During the last, challenging year, many logistics companies have fared particularly well. What are the reasons for that? And can this success be maintained in the future? In the recently released Simon-Kucher Global Pricing Study, we take an in-depth look at the logistics industry and try to find the answers.
The last year was heavily marked by the effects of the COVID-19 crisis. Many industries, like tourism and restaurants, were experiencing a (sometimes mandated) sharp decline in demand and are still facing substantial profit losses. Luckily, the logistics industry has been doing comparatively well, as we found out in our recently published Global Pricing Study (GPS) 2021. For key insights about the logistics sector, we surveyed decision-makers in logistics companies from 15 countries.
Largely positive verdict for 2020
Despite the difficult year, the logistics sector has shown an above-average number of companies with margin increases. Overall, 68 percent report improved profit margins for 2020; compared to other B2B industries, they are among the top five most successful sectors (along with software, aerospace & defense, construction, and wholesale & distribution). Those margin improvements were equally driven by favorable volume, cost, and price developments.
And there’s more good news: Compared to the last Global Pricing Study in 2019, fewer logistics companies have been involved in a price war during the last year; this figure decreased from 48 percent to 30 percent. All of the above might be the reason why logistics companies have quite a bright outlook into the future: 58 percent expect the economic climate in 2021 to be better or even significantly better compared to 2020.
Will this development continue?
However, recent gains are not exclusively a result of actively taken commercial measures and even short-term winners might still end up falling behind, when looking at the GPS results in detail.
Even though many companies report margin increases, as many as two out of three players attribute this to the impact of the COVID-19 crisis. Nonetheless, almost 70 percent of these think this effect will last, considering it to be a sustainable gain.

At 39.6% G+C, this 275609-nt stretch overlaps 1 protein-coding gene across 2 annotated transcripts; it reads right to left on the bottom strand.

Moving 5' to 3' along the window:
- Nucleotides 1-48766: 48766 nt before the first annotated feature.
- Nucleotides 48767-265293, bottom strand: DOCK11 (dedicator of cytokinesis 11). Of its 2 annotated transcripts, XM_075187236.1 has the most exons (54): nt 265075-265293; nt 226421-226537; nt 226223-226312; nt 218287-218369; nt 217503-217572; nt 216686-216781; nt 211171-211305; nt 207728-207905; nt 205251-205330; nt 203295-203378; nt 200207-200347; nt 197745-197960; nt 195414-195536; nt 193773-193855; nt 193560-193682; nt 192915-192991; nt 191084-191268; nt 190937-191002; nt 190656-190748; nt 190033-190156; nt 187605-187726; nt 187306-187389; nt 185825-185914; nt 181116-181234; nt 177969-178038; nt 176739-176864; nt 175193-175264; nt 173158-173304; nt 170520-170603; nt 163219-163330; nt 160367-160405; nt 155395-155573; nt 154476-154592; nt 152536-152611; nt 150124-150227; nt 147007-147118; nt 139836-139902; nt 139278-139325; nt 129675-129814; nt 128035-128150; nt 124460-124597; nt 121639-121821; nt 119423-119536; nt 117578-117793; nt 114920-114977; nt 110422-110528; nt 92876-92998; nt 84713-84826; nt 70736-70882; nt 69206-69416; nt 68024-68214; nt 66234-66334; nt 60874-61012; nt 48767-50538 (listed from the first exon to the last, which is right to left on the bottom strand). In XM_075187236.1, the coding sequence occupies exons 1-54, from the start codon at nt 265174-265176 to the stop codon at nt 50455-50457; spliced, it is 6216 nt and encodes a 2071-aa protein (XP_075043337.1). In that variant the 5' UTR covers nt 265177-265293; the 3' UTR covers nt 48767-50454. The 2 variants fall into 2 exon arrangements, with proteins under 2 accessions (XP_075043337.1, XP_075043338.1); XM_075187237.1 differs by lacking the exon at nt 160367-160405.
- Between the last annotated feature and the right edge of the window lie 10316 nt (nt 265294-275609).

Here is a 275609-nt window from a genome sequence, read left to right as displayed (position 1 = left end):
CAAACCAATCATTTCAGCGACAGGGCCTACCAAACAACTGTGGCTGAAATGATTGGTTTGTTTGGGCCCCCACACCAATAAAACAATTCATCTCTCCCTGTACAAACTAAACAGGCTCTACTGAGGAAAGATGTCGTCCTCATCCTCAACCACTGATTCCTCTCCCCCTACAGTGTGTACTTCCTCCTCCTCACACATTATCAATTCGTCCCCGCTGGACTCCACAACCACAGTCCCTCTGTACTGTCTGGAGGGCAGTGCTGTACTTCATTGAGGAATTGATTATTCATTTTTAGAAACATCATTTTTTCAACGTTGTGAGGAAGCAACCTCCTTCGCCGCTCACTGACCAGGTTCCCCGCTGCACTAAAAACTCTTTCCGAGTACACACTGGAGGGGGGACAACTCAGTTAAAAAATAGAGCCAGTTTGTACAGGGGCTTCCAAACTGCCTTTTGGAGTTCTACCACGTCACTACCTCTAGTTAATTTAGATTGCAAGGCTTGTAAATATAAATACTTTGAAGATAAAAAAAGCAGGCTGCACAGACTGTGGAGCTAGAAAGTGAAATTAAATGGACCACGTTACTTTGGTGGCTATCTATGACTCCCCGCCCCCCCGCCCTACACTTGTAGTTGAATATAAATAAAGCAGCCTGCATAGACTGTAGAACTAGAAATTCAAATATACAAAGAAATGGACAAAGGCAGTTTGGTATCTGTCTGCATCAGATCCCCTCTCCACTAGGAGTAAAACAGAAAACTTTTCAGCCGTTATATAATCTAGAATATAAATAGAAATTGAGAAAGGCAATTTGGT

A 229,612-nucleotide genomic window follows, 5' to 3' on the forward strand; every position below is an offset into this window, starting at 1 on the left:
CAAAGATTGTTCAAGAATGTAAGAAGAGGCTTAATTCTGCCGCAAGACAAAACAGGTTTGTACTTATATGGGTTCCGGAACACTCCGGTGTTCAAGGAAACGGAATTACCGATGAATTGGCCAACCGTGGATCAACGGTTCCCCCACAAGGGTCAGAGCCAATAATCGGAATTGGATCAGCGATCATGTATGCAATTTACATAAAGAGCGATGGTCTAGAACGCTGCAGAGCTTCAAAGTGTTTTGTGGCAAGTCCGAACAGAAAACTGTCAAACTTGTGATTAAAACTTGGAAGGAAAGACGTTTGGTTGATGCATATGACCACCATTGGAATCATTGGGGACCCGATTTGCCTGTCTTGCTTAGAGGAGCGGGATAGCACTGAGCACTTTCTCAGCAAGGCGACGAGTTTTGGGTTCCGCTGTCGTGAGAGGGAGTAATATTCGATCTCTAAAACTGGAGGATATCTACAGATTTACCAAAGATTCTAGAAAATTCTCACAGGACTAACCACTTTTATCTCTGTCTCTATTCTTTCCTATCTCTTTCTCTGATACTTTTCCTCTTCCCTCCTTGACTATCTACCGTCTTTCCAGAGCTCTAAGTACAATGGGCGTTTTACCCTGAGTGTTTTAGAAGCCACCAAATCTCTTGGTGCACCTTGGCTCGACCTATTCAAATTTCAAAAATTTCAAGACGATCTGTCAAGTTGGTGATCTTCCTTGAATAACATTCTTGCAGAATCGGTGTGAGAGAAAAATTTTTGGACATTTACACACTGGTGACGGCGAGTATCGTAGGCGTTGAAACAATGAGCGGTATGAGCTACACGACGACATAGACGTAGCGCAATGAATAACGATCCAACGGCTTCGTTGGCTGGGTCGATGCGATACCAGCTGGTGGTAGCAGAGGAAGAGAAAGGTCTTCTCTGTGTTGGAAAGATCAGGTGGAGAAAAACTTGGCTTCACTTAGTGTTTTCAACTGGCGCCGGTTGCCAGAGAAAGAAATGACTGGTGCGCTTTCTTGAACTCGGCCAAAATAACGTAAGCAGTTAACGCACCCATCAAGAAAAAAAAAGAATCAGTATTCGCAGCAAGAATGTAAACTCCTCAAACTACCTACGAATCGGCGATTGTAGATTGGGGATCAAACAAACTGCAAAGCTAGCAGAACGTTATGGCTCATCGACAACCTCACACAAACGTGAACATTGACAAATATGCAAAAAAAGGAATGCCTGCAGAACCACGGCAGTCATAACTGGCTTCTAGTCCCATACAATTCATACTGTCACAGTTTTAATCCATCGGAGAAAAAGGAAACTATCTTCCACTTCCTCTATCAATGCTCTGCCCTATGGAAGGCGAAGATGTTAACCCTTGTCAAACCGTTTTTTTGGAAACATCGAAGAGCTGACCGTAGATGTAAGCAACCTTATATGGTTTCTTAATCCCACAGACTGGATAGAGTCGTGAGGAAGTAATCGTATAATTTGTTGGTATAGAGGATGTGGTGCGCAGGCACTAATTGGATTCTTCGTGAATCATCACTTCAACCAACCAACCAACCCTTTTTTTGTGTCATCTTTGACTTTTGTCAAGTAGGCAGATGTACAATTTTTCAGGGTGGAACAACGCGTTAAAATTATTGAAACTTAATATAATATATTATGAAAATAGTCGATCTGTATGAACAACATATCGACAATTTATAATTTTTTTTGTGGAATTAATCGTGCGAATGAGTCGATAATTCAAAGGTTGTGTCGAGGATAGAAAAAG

Will they be right or wrong? While demand for logistics services will likely remain high, there are many challenges lurking in 2021 and beyond. A generally highly volatile environment, changing economic conditions and a rise in inflation could easily reverse the wins of 2020. To reset for the future, logistics companies have to maximize the opportunities of pricing and sales as profit levers, as well as adjust quickly to new market conditions and demands. Companies have to set course on these topics now to avoid margin erosion in the years to come. Progress, however, varies significantly across surveyed companies.
No commercial excellence yet achieved
Questioned about their top priorities in 2021 as a business to maximize revenue growth opportunities, study participants overwhelmingly named business expansion initiatives like launching new products or entering new market segments above pricing and sales topics.
The consequences of this strategic neglect becomes apparent when looking at last year’s numbers: Unsurprisingly, the companies surveyed didn’t exactly excel in their pricing endeavours. Of their planned price increases for 2020, only one in four logistics companies surveyed achieved at least 80 percent price realization. 50 percent even managed to establish only zero to 40 percent of their planned increase!
Why is that? Too many logistics companies obviously do not put a strong enough focus on pricing topics. For example, only a little more than a third of our study respondents named increasing prices as the biggest driver of future profit growth.
Similarly, sales topics rank low in terms of strategic importance for many (yet not all) companies. Beyond doubt, those players shelving investments into sales process digitalization, improving the digital customer journey, and promoting sales force agility risk falling behind once economic conditions change. The study showed that best in class companies meanwhile invest heavily into ramping up their digital capabilities in these areas, likely resulting in a future “digital divide” between these two groups of logistics players. Clearly, the fault lines in profitability will run along this divide.
Conclusion: Profitable pricing and (digital) sales as basis for future success still lacking
This does not bode well for the future: Even though logistics companies have not experienced as much economic pressure during the last year than other sectors, the alleviation might be short-lived and deceptive. New risks are already appearing on the horizon, like volatile market environments, disruptors, exchange rate fluctuations, and price inflation. To be prepared for them, logistics companies have to put their profit on a secure footing – achieving commercial excellence and developing solid strategies in this regard ensures that they can maximize the opportunities of pricing and sales as a profit lever. Players missing out on investing now, will likely have a hard time catching up in the future.